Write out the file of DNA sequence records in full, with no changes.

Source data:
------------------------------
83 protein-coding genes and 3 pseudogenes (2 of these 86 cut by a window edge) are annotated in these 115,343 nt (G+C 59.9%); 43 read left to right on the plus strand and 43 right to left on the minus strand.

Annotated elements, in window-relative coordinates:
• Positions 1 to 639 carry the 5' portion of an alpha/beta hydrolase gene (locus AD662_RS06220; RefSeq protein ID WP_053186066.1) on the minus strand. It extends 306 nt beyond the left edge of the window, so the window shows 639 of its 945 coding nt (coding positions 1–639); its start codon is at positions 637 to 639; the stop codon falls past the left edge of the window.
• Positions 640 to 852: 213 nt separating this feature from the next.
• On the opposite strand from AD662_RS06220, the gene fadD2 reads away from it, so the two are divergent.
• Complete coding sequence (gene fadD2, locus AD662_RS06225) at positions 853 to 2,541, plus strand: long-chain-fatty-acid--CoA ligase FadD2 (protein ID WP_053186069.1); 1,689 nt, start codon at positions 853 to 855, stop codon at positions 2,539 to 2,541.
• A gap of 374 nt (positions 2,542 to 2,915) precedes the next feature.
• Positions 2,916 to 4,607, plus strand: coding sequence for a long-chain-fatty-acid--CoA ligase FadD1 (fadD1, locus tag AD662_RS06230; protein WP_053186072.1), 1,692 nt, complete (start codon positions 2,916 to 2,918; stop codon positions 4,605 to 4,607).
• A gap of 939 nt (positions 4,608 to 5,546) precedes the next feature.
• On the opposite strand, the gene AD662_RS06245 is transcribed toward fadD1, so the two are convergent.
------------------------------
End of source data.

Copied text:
83 protein-coding genes and 3 pseudogenes (2 of these 86 cut by a window edge) are annotated in these 115,343 nt (G+C 59.9%); 43 read left to right on the plus strand and 43 right to left on the minus strand.

Annotated elements, in window-relative coordinates:
• Positions 1 to 639 carry the 5' portion of an alpha/beta hydrolase gene (locus AD662_RS06220; RefSeq protein ID WP_053186066.1) on the minus strand. It extends 306 nt beyond the left edge of the window, so the window shows 639 of its 945 coding nt (coding positions 1–639); its start codon is at positions 637 to 639; the stop codon falls past the left edge of the window.
• Positions 640 to 852: 213 nt separating this feature from the next.
• On the opposite strand from AD662_RS06220, the gene fadD2 reads away from it, so the two are divergent.
• Complete coding sequence (gene fadD2, locus AD662_RS06225) at positions 853 to 2,541, plus strand: long-chain-fatty-acid--CoA ligase FadD2 (protein ID WP_053186069.1); 1,689 nt, start codon at positions 853 to 855, stop codon at positions 2,539 to 2,541.
• A gap of 374 nt (positions 2,542 to 2,915) precedes the next feature.
• Positions 2,916 to 4,607, plus strand: coding sequence for a long-chain-fatty-acid--CoA ligase FadD1 (fadD1, locus tag AD662_RS06230; protein WP_053186072.1), 1,692 nt, complete (start codon positions 2,916 to 2,918; stop codon positions 4,605 to 4,607).
• A gap of 939 nt (positions 4,608 to 5,546) precedes the next feature.
• On the opposite strand, the gene AD662_RS06245 is transcribed toward fadD1, so the two are convergent.